This week, I chose to explore the Roman Catholic sacred practice known as Lectio Divina, or sacred reading. This is a deliberate devotional reading of Scripture for spiritual insight and growth. There are many different, though related, practices that popularly go by this name. While I hope to explore other variants in the future, since I think each one has its specific wisdom to share, the one I have chosen for this week’s practice focuses on different senses of Scriptures: the literal meaning, the allegorical meaning, the insightful or moral meaning, and the vocational meaning. While I have periodically done one variation of Lectio Divina or another, especially in group or retreat settings, it has never been a big part of my spiritual practice. So I was interested to see what it would be like this week to use it as a daily practice.
While Lectio Divina as we know it originated with the twelfth-century Carthusian monk Guigo II, both the desire for sacred reading of Scripture and the notion that Scripture can operate on many levels are far older. Certainly by the late Hellenistic period, many Greek and Jewish philosophers were horrified by some of the gorier or more tawdry aspects of their mythologies and sacred histories, and sought ways of rehabilitating them through finding spiritual meanings in them. Later, in the third century of the common era, the Alexandrian Christian scholar Origen taught that Scripture itself is a Sacrament — something material that participates in and can be a channel of divine grace — and similarly urged his students to seek out “hidden” meanings in the Biblical texts.
In the Christian medieval West, this search for hidden meaning in Scripture eventually stabilized around four levels, or ‘senses,’ on which the Scriptures can be said to work: 1) the literal meaning — what the text says; 2) the allegorical meaning — how the text connects to bigger themes of salvation; 3) the insightful or moral meaning — what the text means for us today; and 4) the anagogical meaning — how the text connects to the future consummation of all things in God. For the purposes of my practice, I tweaked this schema a little, replacing the anagogical meaning, which is often difficult to distinguish from allegory, with a vocational meaning: what is the text calling me to today?
What is it?
Here is the method I followed:
- Take a few seconds to calm your heart and mind. Say a short prayer to open your heart up to what God might be telling you.
- Slowly read your passage (I used a mix of the Old Testament or Gospel readings appointed for the day), keeping an eye out for any phrase that jumps out to you.
- With that phrase in mind, slowly re-read the passage.
- Slowly meditate on the phrase with respect to each of the four questions:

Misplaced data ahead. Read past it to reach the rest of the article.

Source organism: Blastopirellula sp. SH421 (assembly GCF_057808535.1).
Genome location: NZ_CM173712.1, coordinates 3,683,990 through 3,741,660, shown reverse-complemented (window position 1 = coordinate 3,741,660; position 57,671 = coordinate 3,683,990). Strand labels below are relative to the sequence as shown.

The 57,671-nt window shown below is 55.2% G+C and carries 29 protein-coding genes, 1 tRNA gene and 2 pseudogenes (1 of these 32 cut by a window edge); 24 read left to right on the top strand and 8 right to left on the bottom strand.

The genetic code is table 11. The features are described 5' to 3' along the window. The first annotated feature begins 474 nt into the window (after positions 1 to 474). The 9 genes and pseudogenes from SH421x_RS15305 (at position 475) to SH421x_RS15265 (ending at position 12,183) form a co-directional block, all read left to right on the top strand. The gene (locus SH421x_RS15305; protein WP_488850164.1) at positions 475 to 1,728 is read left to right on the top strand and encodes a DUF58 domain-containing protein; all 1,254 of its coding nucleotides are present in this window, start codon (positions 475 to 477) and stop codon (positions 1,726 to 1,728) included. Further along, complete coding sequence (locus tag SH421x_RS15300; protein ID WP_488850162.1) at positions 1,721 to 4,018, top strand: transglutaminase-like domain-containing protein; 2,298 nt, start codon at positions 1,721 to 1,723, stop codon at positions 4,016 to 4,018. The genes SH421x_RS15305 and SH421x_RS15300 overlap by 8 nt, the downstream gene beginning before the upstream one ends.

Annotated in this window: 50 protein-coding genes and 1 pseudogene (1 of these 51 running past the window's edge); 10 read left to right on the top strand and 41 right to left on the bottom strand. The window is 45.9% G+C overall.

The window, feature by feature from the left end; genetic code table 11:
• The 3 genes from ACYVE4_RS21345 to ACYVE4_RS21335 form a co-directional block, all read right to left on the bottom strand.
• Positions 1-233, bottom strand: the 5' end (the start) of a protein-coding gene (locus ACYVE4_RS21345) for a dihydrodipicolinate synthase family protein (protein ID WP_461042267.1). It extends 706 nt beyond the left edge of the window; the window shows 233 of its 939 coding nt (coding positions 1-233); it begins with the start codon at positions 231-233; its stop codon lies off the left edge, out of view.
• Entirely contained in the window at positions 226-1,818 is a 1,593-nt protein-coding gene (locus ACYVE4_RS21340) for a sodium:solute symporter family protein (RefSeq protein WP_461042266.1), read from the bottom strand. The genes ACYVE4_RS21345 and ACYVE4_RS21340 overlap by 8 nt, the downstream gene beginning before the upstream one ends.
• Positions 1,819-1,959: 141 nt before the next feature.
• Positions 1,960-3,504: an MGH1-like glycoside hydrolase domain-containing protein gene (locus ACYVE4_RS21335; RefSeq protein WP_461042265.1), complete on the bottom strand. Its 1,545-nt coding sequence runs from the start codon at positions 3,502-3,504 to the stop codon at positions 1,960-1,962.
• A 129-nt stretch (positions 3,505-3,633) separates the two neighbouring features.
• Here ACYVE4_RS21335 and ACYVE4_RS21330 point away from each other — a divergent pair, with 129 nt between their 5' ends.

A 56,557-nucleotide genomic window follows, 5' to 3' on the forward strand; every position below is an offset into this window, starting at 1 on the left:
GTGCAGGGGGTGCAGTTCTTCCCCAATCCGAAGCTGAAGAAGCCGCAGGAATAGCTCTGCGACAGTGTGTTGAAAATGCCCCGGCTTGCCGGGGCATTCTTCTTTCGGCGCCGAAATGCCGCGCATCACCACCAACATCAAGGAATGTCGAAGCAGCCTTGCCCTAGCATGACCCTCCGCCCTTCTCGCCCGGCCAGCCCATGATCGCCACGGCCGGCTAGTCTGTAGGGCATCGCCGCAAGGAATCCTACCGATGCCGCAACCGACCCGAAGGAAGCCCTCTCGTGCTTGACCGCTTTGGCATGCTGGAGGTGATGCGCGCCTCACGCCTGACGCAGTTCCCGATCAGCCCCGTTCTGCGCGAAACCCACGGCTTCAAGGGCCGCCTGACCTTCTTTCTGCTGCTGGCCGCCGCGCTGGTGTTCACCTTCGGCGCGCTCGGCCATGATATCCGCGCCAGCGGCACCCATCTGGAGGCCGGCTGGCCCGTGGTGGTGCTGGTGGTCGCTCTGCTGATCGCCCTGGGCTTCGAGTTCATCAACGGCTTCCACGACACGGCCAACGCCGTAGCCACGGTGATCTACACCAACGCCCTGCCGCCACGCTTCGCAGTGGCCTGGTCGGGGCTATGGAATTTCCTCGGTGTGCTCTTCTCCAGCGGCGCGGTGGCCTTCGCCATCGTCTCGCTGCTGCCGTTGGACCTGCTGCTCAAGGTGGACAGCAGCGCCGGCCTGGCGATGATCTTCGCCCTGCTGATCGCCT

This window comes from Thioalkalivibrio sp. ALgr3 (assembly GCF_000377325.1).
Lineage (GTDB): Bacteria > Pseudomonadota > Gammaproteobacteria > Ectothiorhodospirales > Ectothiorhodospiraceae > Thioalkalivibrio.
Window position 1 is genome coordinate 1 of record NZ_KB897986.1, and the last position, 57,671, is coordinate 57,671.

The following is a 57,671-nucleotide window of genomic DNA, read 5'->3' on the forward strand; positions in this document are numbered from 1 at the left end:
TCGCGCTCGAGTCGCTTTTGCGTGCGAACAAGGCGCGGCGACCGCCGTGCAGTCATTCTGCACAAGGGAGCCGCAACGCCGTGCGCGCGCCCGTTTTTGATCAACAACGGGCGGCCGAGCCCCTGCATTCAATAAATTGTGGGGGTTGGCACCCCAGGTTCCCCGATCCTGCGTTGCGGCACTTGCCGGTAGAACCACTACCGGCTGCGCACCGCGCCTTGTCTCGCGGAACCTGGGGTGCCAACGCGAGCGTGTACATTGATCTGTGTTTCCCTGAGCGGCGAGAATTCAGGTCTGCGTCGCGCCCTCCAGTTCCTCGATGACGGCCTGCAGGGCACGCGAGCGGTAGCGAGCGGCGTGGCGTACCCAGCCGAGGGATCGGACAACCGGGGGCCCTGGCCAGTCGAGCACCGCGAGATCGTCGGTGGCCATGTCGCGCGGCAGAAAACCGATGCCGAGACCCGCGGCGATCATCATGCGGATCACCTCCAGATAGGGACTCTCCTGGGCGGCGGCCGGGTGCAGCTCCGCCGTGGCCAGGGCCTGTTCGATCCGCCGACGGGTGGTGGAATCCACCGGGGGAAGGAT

- What is literally happening here? (Literal)
- How does this connect to bigger themes of salvation? (Allegorical)
- How does this relate to our life? (Insight or Moral)
- What is this reading calling me to do? (Vocational)
Instructions for the more traditional practice of lectio divina can be found here.
I dedicated part of my early morning writing and creative time to this exercise. Because this is time I already have set aside, it was easy to fit this practice into my week. So, while I didn’t have any trouble sitting down and doing this practice, I recognize that this was assisted by some of the structural elements of my lifestyle. I found there was enough variation in the texts from day to day — switching periodically to using the Old Testament reading instead of the Gospel probably helped here — that I didn’t get bored of the exercise during the week. Each day was a different experience and I really appreciated that.
I have to say that I both enjoyed and appreciated this practice more than I thought I would. It was a profoundly beautiful way to start my day, and I liked the slow, deliberate, and meditative pace. Too often, my tendency with Scripture reading is to read as much as possible in a given sitting, rather than simply being with the passage I’m reading. So this practice was a helpful way of pushing back against that. And as someone who is used to approaching Scripture for study and exegesis, I appreciated the freedom this practice gave me to simply explore what might be there for me today, rather than looking for the “best” or “right” interpretation. While I found the question about allegory difficult to tackle — which I knew going in and was one of the reasons I wanted to do this variation of the practice — something did come to me every day, and a couple of times I found what I discovered in this step to be quite surprising and profound. This alone — being able to be surprised by the text again — made the practice very beneficial. And, each day, I left the practice with a specific intention, something I felt called to do. More often than not this had nothing to do with what I would say the text “means” in a context of Bible study, but because this was an intentionally devotional reading, that didn’t bother me in the least.
That last point, though, does speak a bit to the limitation of the practice. It is very much a personal reading of Scripture and this is totally fine as long as practitioners understand that the insights they glean from the practice aren’t necessarily what the text means outside the context of their lectio divina. There must be place both for these personal readings of Scripture and the shared communal reading of Scripture in the Church and theological and scholarly communities. But, again, as part of a fuller exploration of faith, Scripture, and spirituality, a lectio divina exploring different senses of Scripture is a beautiful and helpful practice.